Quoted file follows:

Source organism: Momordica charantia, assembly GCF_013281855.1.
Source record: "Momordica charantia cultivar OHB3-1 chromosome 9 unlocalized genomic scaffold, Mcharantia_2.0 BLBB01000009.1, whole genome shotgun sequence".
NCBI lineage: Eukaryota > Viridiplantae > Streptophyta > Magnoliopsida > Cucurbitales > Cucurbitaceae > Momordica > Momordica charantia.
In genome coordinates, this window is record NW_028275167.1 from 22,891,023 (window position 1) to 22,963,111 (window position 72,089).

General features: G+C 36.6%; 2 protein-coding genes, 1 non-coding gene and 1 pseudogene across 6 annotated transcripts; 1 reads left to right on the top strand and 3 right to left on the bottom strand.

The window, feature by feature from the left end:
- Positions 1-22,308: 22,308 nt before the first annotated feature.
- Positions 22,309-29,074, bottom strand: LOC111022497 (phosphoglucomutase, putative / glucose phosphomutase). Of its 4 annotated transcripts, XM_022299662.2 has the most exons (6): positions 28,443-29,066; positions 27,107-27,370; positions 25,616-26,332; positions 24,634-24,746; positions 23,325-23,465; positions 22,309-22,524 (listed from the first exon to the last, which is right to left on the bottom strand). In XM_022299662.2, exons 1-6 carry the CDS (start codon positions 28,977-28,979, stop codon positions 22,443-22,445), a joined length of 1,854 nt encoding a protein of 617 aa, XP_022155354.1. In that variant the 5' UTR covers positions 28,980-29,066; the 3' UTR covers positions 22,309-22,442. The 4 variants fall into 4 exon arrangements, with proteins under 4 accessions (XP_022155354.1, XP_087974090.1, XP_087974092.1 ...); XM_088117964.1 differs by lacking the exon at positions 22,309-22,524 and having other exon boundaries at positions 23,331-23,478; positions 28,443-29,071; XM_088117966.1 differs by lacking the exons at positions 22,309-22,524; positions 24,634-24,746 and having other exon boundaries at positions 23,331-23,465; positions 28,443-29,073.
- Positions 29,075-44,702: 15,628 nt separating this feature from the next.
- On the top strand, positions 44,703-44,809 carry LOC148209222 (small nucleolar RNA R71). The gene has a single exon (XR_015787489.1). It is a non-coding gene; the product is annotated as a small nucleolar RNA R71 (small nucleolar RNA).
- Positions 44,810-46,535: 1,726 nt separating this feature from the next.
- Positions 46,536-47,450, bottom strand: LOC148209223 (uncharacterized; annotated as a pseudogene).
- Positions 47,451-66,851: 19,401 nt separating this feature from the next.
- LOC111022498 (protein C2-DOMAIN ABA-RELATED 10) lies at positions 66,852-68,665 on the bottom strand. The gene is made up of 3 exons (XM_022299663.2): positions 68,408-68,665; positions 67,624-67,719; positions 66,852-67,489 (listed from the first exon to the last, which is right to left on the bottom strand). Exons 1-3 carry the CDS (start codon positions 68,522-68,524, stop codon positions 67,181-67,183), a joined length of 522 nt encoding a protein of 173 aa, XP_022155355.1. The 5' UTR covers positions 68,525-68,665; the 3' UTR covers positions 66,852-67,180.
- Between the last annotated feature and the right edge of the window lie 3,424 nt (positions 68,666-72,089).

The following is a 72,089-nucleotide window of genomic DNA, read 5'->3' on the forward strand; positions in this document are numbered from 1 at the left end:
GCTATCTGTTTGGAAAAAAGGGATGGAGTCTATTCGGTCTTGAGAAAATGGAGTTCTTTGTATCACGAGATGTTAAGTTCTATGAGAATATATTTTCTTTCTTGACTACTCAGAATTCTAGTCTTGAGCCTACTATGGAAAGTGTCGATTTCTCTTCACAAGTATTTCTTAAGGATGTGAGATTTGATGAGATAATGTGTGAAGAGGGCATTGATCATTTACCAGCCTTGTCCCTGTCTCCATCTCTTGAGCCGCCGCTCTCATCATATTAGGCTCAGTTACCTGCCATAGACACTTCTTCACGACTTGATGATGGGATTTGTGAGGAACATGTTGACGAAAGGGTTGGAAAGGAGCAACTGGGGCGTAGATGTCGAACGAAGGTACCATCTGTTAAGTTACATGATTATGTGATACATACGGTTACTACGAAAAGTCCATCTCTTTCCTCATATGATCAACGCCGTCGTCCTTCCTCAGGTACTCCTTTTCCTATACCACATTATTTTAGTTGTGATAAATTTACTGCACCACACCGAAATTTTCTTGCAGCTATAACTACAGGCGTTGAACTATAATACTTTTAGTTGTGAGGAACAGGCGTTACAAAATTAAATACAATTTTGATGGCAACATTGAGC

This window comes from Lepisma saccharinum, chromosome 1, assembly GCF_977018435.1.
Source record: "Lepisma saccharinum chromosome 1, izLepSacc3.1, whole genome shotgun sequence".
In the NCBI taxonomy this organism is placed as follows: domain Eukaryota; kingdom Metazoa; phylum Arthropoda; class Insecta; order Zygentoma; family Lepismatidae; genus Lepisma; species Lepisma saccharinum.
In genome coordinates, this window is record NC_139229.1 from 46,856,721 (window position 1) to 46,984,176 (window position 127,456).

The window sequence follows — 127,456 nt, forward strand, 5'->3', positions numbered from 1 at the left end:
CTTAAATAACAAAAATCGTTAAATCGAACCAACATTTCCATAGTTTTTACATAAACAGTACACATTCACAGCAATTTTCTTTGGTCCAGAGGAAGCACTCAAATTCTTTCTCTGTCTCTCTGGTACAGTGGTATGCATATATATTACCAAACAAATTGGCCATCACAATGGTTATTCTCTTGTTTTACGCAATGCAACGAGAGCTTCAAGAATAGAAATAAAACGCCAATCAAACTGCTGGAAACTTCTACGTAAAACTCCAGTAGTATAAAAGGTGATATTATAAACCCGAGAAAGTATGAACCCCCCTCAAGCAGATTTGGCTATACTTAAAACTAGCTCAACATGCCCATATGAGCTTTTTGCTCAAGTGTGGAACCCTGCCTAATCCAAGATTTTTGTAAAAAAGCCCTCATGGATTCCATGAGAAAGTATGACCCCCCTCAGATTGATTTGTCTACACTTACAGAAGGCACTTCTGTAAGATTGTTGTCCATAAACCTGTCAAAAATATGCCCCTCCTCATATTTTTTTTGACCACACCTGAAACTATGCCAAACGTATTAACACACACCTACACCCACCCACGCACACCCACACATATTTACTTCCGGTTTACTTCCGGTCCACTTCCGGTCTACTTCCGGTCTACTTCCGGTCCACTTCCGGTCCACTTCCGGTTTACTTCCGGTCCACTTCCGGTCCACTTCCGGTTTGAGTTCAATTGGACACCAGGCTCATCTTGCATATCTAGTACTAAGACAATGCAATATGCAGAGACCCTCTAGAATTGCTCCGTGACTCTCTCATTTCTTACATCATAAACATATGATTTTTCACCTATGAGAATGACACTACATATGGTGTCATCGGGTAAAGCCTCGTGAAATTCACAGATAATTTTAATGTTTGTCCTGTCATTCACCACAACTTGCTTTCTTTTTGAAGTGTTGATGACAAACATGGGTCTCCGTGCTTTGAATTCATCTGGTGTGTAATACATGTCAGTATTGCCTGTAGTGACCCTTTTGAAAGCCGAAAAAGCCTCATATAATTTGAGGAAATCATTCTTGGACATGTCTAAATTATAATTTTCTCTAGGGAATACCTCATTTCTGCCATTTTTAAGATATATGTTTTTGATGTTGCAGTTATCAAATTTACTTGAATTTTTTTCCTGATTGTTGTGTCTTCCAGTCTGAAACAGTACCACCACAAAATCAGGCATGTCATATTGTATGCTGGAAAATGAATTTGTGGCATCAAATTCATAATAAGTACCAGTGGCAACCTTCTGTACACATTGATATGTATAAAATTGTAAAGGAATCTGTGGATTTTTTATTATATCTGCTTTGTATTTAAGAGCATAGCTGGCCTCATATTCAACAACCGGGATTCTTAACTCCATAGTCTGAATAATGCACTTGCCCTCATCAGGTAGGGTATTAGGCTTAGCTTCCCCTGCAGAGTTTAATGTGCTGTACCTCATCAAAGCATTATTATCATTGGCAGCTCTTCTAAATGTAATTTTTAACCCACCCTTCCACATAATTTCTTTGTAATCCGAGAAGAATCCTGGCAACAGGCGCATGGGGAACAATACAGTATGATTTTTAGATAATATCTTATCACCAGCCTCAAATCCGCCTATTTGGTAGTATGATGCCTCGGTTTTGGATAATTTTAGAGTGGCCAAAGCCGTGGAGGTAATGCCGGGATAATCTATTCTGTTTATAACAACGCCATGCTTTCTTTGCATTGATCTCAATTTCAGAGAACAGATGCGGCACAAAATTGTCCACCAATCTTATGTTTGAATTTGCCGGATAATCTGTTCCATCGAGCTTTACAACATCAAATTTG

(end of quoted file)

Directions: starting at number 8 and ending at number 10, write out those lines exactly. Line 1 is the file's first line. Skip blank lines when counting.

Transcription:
- Positions 22,309-29,074, bottom strand: LOC111022497 (phosphoglucomutase, putative / glucose phosphomutase). Of its 4 annotated transcripts, XM_022299662.2 has the most exons (6): positions 28,443-29,066; positions 27,107-27,370; positions 25,616-26,332; positions 24,634-24,746; positions 23,325-23,465; positions 22,309-22,524 (listed from the first exon to the last, which is right to left on the bottom strand). In XM_022299662.2, exons 1-6 carry the CDS (start codon positions 28,977-28,979, stop codon positions 22,443-22,445), a joined length of 1,854 nt encoding a protein of 617 aa, XP_022155354.1. In that variant the 5' UTR covers positions 28,980-29,066; the 3' UTR covers positions 22,309-22,442. The 4 variants fall into 4 exon arrangements, with proteins under 4 accessions (XP_022155354.1, XP_087974090.1, XP_087974092.1 ...); XM_088117964.1 differs by lacking the exon at positions 22,309-22,524 and having other exon boundaries at positions 23,331-23,478; positions 28,443-29,071; XM_088117966.1 differs by lacking the exons at positions 22,309-22,524; positions 24,634-24,746 and having other exon boundaries at positions 23,331-23,465; positions 28,443-29,073.
- Positions 29,075-44,702: 15,628 nt separating this feature from the next.
- On the top strand, positions 44,703-44,809 carry LOC148209222 (small nucleolar RNA R71). The gene has a single exon (XR_015787489.1). It is a non-coding gene; the product is annotated as a small nucleolar RNA R71 (small nucleolar RNA).